When you download/install a newer/similar program on top of one already installed, conflicts can occur and probably more so because of the complexities of Office in that they would incorporate similar apps.

    In the light of your experience, perhaps MS should have included a warning of possible conflicts/changes when an existing version of Office is already installed.
    Last edited by Sudo15; 2014-10-09 at 08:46.

  7. #7
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    Quote Originally Posted by Sudo15 View Post
    Creating a system image to external media as Rui has suggested is an even safer method because restore points can become troublesome.
    If the install includes removing a previous version of the software, no system restore will fix that. I have been getting ever more conservative with changes to my computers. I don't do anything major (like updating or adding something that may add incompatibilities) without imaging, which actually means adapting to the imaging schedule and holding things up until I image, unless there is some emergency justifying advancing the regular images.
    Rui
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  8. #8
    New Lounger
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    To Ruirib,
    Luckily for me the install of Office 365, did not uninstall office 2010. Therefore, the restore point worked. I did have to do the 'repair' on Office 2010 after the restore in order to get it working. I checked all the other 'affected programs', per the Restore point hints. I have made another Drive Image as soon as that was done.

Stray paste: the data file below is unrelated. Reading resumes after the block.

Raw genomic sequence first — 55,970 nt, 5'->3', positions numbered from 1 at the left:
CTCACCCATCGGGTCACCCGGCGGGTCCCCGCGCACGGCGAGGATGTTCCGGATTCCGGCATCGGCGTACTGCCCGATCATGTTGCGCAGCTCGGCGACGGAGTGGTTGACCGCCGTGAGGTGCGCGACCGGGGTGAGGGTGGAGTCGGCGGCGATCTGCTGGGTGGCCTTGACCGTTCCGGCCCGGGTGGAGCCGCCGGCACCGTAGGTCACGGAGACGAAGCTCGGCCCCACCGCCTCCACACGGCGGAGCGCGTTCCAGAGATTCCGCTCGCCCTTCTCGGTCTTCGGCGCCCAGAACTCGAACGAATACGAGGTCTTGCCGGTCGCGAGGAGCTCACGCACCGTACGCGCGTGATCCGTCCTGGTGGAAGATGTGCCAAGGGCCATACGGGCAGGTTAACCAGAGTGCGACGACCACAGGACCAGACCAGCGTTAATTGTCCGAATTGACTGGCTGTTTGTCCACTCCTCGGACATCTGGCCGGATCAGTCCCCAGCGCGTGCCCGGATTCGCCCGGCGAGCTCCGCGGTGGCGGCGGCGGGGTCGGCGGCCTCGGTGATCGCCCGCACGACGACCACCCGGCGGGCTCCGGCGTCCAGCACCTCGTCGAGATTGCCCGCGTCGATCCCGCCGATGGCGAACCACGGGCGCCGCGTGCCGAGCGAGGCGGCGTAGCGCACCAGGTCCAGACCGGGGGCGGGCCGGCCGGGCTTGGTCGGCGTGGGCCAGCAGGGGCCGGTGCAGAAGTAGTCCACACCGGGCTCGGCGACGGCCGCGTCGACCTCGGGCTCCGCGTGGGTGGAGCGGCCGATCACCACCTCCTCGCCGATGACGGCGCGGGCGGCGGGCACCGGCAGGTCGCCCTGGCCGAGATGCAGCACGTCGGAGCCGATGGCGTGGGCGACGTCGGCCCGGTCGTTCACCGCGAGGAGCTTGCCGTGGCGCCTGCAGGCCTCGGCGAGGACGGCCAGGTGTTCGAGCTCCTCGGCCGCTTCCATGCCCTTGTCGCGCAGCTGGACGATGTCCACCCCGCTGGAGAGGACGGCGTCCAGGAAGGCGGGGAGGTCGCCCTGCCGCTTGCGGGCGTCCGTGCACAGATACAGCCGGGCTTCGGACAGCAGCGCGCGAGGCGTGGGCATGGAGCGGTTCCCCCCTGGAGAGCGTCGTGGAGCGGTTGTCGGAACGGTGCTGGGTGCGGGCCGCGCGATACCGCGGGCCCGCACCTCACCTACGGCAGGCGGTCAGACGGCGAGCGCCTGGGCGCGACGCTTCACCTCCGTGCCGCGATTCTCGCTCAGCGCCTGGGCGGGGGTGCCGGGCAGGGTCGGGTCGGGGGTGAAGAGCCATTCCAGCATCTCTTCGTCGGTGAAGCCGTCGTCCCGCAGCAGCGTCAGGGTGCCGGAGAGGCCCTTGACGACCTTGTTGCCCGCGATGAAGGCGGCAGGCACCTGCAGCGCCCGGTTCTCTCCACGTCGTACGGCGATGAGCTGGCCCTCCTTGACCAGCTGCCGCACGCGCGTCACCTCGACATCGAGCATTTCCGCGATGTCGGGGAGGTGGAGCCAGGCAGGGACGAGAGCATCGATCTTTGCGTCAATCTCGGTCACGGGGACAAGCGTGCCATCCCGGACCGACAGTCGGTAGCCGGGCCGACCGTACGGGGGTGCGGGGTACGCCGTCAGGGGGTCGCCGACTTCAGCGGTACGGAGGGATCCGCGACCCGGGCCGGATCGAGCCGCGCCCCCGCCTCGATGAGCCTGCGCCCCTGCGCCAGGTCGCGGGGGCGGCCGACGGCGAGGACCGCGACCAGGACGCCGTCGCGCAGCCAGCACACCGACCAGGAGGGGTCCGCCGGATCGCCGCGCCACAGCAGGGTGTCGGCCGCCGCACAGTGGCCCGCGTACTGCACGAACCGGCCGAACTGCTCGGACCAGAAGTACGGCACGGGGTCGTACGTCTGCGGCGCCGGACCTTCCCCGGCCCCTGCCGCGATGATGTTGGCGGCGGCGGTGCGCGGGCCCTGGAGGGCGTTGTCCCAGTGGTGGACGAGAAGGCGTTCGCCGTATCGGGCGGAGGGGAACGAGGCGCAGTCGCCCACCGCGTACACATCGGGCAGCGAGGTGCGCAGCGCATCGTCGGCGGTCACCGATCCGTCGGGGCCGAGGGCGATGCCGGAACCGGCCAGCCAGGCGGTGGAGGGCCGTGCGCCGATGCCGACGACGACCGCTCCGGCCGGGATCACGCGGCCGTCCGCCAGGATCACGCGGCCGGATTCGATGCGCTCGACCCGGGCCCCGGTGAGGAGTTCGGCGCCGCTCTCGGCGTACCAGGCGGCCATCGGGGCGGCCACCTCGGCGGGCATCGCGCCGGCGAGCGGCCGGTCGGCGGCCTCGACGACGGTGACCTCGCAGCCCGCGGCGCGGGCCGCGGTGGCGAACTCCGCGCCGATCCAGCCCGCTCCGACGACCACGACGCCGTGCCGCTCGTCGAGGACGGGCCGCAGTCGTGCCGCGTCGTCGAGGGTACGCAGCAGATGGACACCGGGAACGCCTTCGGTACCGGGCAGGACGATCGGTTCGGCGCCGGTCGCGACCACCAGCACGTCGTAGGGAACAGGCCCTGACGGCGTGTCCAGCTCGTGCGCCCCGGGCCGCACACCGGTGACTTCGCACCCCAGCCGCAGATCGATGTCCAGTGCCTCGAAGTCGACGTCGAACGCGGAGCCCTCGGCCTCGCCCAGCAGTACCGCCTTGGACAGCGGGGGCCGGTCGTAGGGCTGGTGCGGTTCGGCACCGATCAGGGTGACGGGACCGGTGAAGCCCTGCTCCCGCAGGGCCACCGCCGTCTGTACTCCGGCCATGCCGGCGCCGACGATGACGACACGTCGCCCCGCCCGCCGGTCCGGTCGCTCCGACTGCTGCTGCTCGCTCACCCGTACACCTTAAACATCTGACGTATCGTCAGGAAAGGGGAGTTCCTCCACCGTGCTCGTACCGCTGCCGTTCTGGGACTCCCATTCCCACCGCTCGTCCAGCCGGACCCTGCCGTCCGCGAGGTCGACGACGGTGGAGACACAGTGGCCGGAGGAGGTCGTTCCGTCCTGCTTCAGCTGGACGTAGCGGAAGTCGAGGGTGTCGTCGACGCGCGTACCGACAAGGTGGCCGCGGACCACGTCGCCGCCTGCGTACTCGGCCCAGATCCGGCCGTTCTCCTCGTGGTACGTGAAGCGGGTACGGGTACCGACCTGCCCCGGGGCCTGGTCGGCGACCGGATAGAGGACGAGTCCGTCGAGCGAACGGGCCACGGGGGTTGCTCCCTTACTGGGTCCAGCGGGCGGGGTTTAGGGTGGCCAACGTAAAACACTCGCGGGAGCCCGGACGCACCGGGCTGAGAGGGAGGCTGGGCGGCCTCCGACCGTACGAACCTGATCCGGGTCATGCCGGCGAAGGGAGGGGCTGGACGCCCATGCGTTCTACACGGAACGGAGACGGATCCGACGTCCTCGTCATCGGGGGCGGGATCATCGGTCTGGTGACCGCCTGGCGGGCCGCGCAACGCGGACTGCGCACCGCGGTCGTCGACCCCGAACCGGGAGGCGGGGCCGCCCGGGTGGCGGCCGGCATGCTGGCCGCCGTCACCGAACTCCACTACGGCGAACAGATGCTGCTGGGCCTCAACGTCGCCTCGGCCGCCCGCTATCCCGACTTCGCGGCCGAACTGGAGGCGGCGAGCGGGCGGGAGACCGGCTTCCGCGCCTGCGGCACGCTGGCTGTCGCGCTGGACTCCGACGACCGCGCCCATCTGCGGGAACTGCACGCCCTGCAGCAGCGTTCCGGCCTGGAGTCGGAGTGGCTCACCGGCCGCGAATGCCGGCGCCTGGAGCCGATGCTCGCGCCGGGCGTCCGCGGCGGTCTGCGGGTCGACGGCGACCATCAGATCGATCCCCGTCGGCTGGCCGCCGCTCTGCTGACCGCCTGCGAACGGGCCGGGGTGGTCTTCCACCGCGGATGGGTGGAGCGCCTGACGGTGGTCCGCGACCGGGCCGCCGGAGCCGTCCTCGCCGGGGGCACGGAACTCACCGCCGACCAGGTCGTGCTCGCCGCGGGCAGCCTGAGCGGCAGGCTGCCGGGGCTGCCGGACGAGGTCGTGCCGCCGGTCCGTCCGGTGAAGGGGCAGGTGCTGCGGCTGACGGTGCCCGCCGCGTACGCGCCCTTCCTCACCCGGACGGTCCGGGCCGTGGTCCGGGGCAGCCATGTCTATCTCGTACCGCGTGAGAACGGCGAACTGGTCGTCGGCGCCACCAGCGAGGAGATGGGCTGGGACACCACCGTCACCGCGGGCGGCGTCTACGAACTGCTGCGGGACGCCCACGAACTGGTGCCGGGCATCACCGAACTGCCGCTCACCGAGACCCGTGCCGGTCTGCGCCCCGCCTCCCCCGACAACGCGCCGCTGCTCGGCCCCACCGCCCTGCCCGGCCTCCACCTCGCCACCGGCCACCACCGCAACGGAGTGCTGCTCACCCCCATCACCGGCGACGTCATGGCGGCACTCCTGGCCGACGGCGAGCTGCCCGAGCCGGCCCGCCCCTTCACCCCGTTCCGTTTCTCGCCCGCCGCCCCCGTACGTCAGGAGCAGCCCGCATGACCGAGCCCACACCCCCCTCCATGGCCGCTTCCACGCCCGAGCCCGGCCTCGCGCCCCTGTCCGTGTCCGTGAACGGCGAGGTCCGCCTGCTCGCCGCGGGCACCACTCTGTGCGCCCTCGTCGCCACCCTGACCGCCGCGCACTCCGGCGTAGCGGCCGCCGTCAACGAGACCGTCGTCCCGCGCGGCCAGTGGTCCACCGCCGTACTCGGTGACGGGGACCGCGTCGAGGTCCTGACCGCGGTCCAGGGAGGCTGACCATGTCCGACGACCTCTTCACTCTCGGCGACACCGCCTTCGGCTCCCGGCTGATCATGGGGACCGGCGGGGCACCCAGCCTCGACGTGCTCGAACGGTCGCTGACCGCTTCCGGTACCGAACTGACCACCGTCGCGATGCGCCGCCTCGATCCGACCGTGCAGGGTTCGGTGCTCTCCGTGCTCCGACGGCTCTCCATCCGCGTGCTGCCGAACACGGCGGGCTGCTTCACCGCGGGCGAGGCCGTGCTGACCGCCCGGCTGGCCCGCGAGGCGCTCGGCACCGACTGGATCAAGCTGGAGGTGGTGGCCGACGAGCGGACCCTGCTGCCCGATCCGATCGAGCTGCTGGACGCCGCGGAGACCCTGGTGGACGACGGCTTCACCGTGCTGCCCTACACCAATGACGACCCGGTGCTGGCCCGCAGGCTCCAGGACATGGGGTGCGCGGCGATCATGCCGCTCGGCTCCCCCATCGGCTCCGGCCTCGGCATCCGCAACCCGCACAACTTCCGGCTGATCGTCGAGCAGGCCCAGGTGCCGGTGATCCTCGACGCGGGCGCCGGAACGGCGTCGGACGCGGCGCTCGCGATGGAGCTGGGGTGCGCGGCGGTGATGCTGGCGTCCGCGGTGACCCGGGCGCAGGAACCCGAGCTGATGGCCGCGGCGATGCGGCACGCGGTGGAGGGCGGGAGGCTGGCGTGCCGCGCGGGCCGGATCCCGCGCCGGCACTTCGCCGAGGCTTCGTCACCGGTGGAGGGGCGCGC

In the past, I thought I could have two versions of Office, but only one version of Outlook.
    Unfortunately, the install did not allow me to customize, where I would not have allowed Outlook2013 to set itself up.
    MS should I think, have notice that Office365 would override Office2010.
    With Office365 being such a big deal for being online, I thought I could still use Office2010 for if I was off line, or unless I specifically wanted to use it. I was wrong.

  9. #9
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    Office365 is just the name of the package you buy, really, but what you get to install locally is Office 2013, so you really do not need Office 2010 installed, if you have 2013.

    When Office 2013 was in beta, I ran both side by side, including Outlook. I am not sure if this ability was lost in the release version, even if I think it did not, but I really had no interested in having them both, so I ended up running 2013, having upgraded over 2010.
    Rui
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  10. #10
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    The generic click-to-run install of Office 2013 does not allow a custom install. See Overview of Click-to-Run customization for details of the current method for customizing a click-to-run install.
    Click-to-run installations use virtualization to enable multiple versions of Office including Outlook to be installed side-by-side. See Overview of Click-to-Run.

    Joe